Jones v. Clover

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[Civ. No. 11287. Second Appellate District, Division One. December 23, 1937.]

C. W. JONES, Appellant, v. J. B. CLOVER, Respondent.


Carl B. Sturzenacker, Arthur S. Guerin and Hal Hughes for Appellant. [24 Cal. App. 2d 211]

George B. Bush for Respondent.


White, J.

This is an action to recover upon certain promissory notes in favor of plaintiff. After trial, the court made and entered its judgment, for the plaintiff and against the defendant, in the sum of $10,460, together with costs and attorney's fees. Thereafter, defendant Clover moved for a new trial and at the same time moved for the entry of another and different judgment upon the same findings theretofore made. However, on February 23, 1933, the following order was made by the trial court: "The findings filed January 5, 1933, and the judgment entered January 6, 1933, are hereby vacated and set aside and new findings be filed and judgment be entered in favor of plaintiff in the sum of $295.00." Thereafter, the court, sua sponte, entered the following and additional order: "In this entitled action the Order of February 23, 1933, as to the amount of judgment, namely, $295.00, is hereby vacated and set aside and in place substitute '$400.00 and $460.00 attorney fees'."

Following this, the court made new findings of fact as well as new conclusions of law, which were entered on March 30, 1933, and under which judgment was awarded to the plaintiff in the principal sum of $400, together with $460 attorney's fees. This latter judgment, together with the findings and conclusions supporting it, was entered April 3, 1933. Thereafter, plaintiff moved for a new trial, which motion was denied by lapse of time without any action on the part of the trial court.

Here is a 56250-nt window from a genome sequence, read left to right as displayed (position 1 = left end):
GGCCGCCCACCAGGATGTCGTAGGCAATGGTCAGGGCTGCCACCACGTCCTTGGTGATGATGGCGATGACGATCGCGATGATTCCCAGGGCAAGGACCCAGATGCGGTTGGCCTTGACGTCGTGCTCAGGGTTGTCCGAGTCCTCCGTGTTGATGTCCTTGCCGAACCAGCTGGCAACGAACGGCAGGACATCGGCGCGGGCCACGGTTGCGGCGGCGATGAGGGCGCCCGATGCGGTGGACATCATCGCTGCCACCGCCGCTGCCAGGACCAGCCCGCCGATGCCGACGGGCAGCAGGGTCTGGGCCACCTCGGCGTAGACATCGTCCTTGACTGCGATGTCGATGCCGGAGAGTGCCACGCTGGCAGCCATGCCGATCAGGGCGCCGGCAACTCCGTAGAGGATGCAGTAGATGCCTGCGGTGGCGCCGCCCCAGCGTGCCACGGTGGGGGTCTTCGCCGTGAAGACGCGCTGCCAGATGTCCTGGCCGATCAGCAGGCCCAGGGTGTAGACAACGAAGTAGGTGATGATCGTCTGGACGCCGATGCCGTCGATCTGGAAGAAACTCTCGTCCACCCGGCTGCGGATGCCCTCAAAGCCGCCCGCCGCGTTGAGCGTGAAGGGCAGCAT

[1] Several grounds for reversal are urged by appellant, but we shall first give consideration to the claim that the court was without power to alter its findings under sections 663 and 663a of the Code of Civil Procedure. If Appellant's contention in this respect be upheld, it is determinative of this appeal. The aforesaid sections of the Code of Civil Procedure authorize the setting aside of a judgment by the court which rendered it and the entry of another and different judgment, when incorrect or erroneous conclusions of law, not consistent with nor supported by the findings of fact, are shown, in which case, after the judgment is set aside, the conclusions of law shall be amended as corrected. The limits set by these sections cannot be transgressed. They [24 Cal. App. 2d 212] in no case authorize an attack upon the findings. In Dahlberg v. Girsch, 157 Cal. 324, 327 [107 P. 616, 619], our Supreme Court says: "Section 663 of the Code of Civil Procedure authorizes simply the substitution of the judgment that should have been given as a matter of law upon the findings of fact in a case where the judgment already given is an incorrect conclusion from such findings. The court cannot on such a motion in any way change any finding of fact. The sole remedy in the trial court of a party who is aggrieved by any finding of fact is a motion for a new trial."

In Stanton v. Superior Court, 202 Cal. 478, 487 [261 P. 1001], it was held that the only method, under our system, by which findings may be disturbed by the trial court after they have been filed and judgment has been entered thereon, except perhaps in respect to a mere clerical error or misprision, is by the granting of a new trial. (See, also, Hawxhurst v. Rathgeb, 119 Cal. 531 [51 P. 846, 63 Am.St.Rep. 142]; Los Angeles County v. Lankershim, 100 Cal. 525 [35 P. 153, 556]; Hole v. Takekawa, 165 Cal. 372, 375, 376 [132 P. 445]; Pico v. Sepulveda, 66 Cal. 336 [5 P. 515].)

The order of February 23, 1933, purporting to set aside the findings of fact and substitute new findings was therefore ineffectual for any purpose, as the court was limited to the substitution of the judgment that should have been given as a matter of law upon the findings of fact, if the judgment already given was an incorrect conclusion from such findings.

The foregoing conclusion at which we have arrived makes it unnecessary to consider or decide other points raised.

The judgment from which this appeal is taken, and which was entered April 3, 1933, is reversed, and the cause remanded, with directions to the court below to reenter the original judgment entered by the court on January 6, 1933.

York, P. J., and Doran, J., concurred.

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